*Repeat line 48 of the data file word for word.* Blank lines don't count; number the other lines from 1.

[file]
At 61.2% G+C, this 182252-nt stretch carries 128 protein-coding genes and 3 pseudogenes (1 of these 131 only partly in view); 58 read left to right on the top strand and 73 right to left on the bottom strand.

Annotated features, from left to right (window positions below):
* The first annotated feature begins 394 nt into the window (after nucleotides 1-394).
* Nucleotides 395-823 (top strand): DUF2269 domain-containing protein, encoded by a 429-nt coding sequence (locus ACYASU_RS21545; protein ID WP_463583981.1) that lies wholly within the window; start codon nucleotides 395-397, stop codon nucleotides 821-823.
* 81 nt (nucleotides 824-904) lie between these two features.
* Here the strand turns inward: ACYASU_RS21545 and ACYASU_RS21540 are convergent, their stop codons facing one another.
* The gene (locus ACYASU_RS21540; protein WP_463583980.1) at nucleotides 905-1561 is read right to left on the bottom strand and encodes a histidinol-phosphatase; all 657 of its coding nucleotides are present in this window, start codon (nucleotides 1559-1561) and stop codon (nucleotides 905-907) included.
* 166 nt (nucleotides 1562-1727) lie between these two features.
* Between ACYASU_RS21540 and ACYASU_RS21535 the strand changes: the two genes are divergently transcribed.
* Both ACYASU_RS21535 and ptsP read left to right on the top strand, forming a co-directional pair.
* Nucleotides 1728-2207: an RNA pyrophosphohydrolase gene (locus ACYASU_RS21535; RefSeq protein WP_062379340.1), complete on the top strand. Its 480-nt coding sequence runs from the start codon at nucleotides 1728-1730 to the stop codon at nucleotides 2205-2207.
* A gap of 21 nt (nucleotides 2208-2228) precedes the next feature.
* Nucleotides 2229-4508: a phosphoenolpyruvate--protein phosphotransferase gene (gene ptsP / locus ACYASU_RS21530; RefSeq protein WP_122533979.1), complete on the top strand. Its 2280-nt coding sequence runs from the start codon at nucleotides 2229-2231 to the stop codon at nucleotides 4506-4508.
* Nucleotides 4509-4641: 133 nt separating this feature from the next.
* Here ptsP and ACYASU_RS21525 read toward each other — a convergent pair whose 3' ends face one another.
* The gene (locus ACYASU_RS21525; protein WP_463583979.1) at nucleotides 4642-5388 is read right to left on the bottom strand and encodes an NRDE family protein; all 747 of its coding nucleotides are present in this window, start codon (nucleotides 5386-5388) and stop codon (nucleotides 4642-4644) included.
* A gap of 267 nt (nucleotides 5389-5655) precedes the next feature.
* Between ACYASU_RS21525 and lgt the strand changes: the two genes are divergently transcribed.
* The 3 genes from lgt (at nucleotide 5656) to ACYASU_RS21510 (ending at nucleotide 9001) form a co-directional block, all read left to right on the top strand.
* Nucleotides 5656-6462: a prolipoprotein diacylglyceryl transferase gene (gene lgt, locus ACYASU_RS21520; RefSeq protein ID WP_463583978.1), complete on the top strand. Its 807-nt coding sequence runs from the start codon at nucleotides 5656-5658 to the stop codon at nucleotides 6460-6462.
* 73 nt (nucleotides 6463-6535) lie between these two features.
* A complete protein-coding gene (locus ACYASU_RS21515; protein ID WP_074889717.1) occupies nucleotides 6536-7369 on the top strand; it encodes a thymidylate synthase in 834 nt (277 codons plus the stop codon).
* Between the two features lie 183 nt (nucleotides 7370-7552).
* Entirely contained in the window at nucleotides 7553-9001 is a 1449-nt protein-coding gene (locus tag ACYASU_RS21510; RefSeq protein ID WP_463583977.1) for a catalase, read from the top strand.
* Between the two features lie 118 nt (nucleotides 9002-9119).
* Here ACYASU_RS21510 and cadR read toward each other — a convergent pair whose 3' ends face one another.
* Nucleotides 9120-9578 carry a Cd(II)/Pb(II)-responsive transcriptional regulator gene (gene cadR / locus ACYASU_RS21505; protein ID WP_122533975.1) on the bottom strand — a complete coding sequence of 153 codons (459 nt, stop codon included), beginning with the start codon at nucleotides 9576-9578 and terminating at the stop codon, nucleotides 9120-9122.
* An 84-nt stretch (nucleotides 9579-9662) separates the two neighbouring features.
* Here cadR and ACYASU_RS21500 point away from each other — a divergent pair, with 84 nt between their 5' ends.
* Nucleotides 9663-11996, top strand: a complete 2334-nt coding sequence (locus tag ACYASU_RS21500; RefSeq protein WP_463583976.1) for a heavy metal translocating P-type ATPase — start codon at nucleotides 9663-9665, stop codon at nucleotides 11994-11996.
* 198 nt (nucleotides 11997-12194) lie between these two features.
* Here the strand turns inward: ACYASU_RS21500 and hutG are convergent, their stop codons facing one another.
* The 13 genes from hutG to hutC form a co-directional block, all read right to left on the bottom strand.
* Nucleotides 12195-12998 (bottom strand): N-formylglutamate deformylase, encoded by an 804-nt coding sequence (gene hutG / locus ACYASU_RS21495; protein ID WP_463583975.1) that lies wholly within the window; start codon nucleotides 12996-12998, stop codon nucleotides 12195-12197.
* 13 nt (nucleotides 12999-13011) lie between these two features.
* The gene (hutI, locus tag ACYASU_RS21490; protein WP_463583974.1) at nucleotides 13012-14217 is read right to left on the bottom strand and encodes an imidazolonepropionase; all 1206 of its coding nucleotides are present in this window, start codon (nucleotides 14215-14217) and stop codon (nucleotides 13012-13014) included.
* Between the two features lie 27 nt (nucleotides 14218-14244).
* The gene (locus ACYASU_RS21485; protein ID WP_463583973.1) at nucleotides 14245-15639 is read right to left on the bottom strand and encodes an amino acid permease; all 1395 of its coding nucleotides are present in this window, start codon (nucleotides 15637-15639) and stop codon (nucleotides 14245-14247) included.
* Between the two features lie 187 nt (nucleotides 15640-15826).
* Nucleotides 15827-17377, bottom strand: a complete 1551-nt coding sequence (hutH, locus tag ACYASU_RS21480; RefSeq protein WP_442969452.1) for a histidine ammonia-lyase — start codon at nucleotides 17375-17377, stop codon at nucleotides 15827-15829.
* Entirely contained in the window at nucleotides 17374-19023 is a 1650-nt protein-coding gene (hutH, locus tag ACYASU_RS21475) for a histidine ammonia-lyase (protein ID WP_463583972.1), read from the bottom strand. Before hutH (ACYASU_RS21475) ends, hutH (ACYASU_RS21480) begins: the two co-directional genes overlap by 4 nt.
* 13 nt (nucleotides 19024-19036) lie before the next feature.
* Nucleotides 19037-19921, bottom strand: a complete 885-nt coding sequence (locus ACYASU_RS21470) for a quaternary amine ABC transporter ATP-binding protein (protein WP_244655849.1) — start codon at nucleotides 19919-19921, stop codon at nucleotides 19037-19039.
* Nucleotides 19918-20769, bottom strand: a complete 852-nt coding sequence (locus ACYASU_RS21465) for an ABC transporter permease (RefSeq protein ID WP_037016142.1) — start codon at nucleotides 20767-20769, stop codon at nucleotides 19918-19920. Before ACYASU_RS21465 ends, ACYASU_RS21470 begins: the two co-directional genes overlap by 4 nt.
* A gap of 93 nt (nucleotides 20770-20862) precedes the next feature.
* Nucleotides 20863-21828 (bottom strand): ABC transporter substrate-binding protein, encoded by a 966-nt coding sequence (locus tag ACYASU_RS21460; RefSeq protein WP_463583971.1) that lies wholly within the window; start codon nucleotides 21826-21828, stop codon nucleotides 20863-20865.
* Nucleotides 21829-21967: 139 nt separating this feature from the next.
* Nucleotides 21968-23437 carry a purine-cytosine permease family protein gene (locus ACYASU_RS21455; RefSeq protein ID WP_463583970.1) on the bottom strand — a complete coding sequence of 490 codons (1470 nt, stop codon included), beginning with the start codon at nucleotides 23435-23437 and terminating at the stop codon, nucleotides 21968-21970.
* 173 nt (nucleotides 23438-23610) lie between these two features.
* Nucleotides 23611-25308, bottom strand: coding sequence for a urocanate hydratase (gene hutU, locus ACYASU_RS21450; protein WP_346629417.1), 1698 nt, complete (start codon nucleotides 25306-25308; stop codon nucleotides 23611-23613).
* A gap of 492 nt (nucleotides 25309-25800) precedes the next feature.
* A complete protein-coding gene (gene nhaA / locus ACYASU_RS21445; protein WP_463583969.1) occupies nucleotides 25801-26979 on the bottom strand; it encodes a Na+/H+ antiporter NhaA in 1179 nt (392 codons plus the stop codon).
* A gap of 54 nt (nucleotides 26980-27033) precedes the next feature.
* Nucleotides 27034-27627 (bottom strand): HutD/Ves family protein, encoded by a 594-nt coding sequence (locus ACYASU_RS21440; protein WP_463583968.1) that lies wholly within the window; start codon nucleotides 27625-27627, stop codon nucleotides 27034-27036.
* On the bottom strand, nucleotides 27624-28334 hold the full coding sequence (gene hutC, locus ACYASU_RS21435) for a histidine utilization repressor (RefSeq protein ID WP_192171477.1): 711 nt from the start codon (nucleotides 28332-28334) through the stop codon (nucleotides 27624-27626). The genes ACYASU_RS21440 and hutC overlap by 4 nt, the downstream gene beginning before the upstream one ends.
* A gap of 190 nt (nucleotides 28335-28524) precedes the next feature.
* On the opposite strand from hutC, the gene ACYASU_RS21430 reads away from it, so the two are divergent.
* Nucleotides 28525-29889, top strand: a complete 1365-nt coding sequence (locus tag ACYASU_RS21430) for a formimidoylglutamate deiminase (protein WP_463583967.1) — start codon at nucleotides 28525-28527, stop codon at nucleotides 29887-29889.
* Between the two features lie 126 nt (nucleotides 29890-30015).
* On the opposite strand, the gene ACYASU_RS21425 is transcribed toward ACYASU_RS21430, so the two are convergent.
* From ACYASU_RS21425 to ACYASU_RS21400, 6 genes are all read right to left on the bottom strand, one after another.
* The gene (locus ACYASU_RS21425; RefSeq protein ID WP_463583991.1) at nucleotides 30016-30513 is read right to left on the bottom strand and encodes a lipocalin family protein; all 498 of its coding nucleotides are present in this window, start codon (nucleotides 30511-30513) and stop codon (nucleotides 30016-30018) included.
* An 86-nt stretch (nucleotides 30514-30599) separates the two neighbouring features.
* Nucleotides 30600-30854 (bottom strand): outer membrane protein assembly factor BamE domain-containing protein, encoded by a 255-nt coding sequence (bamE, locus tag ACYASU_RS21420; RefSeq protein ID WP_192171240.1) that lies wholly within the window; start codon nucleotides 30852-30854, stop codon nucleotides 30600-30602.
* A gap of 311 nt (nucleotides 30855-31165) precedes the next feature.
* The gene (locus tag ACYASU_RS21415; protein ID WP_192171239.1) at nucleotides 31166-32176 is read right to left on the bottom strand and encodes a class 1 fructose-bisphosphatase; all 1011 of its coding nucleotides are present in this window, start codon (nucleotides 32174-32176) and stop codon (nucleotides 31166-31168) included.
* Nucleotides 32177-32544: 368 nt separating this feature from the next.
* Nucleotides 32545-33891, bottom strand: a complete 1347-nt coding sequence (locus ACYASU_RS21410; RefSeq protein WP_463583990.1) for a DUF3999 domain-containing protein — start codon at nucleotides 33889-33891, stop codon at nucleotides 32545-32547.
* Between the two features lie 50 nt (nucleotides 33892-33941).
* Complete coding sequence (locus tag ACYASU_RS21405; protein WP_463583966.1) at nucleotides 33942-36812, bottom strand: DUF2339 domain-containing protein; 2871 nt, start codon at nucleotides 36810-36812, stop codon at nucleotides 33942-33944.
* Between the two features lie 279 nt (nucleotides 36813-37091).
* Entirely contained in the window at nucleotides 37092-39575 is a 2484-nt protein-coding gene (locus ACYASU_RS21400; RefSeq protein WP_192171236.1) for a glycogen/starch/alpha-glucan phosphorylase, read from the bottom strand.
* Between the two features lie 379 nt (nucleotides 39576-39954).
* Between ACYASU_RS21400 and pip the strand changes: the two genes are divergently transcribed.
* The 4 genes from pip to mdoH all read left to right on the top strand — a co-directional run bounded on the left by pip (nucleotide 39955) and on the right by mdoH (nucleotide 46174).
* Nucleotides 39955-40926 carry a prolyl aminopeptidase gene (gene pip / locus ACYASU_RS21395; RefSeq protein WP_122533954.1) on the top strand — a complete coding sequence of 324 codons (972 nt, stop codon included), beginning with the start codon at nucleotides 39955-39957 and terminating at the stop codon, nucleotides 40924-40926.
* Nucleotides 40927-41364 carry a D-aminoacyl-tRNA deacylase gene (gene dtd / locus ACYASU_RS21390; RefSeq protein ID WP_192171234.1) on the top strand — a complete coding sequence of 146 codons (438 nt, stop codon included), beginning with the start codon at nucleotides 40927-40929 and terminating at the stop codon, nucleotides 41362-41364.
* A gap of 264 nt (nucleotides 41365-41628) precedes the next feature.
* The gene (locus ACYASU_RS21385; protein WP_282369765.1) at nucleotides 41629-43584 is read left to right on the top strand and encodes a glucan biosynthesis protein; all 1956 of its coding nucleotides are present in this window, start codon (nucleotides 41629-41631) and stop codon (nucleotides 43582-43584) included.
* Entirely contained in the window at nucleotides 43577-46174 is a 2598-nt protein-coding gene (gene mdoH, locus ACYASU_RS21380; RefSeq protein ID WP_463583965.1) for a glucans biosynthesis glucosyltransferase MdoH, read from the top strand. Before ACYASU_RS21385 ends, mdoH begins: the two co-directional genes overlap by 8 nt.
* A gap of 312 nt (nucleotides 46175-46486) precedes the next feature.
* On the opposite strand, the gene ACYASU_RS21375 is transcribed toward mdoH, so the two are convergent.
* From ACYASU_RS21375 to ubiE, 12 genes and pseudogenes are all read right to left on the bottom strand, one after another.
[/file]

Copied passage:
* Nucleotides 21968-23437 carry a purine-cytosine permease family protein gene (locus ACYASU_RS21455; RefSeq protein ID WP_463583970.1) on the bottom strand — a complete coding sequence of 490 codons (1470 nt, stop codon included), beginning with the start codon at nucleotides 23435-23437 and terminating at the stop codon, nucleotides 21968-21970.